"The best 10 minutes of my life," he jokes. Michael came next. It wasn't until he was 8 months old that his parents learned he had dwarfism, a genetic or medical condition that impacts the development of the bones, thereby impacting a person's growth.
Like most twins, Jack and Michael are pretty much inseparable. One of the few times they're apart is on the ice, where Jack plays for the A team and Michael is on the B squad.
Their hockey careers got off to an auspicious start as their first foray on the ice lasted only a couple of minutes.
"They got out on the ice, did a lap around the rink and came back to the bench and said 'We're done,'" Dennis laughs. "They thought it was easy because they saw their brother do it."
The boys built their confidence by roller blading around the neighborhood and eventually made their way back to the ice.
After a strong season in 2015-16, one in which Michael scored 36 goals, including a hat trick, this campaign is off to a shaky start. At least by his high standards.
In September Michael underwent his second surgery to correct the bowing in his legs. The metal plates attached to the bones by 10 screws are designed to help straighten his legs as his body continues to grow.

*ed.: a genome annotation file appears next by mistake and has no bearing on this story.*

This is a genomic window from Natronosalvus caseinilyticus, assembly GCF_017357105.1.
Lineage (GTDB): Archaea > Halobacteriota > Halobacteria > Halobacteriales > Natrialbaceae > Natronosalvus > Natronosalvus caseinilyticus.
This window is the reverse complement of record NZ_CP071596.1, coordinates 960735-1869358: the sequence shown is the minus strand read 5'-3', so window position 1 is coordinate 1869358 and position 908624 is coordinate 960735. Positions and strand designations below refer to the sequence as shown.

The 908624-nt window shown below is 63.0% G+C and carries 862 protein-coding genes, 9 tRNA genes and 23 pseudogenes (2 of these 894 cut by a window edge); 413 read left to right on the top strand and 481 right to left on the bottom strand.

He quickly found his way back on the ice, but returning to competition took a little longer. Still, Michael is back at his center position, even taking key face offs late in a one-goal game.
His coach, Eric Gateman, has worked with Michael for two seasons, and has as much confidence in him as any player on the team.
"Michael's an A player trapped in his body," Gateman says. "But I don't treat him any differently from any other player. I wouldn't even know how to treat him differently.
"We definitely don't baby him, that's for sure."
The same holds true for his teammates. Practices can get pretty physical, even in the non-check world of 12 & Under hockey. Michael's teammates know that if they knock him down going for the puck, he's going to pop right back up and go at them twice as hard.
Despite his passion and desire, it won't be long until Michael is standing at a crossroads in his hockey career. With one full season remaining at the 12U level, it won't be long until the family is faced with the prospect of Michael having to join a league that allows body checking.
While there's nowhere in the USA Hockey rules that says that players have to start body checking at the 14 & Under level, but few associations around the country have gone with a non-checking option.
For now the Linders will continue to live in the moment.
"No matter what the future holds, we'll just take that one day at a time," Dennis says.
As for Michael, he'll continue playing his game, scoring goals and having fun. And he'll continue to battle his brothers and friends on the ice, in the driveway and anywhere else his passion for the game takes him.
And that suits his parents just fine.
"We feel that somehow, Michael will always have a hand in the sport," Megan says. "It may not be in the traditional way, but he loves hockey so much I just think it will always be a part of his life."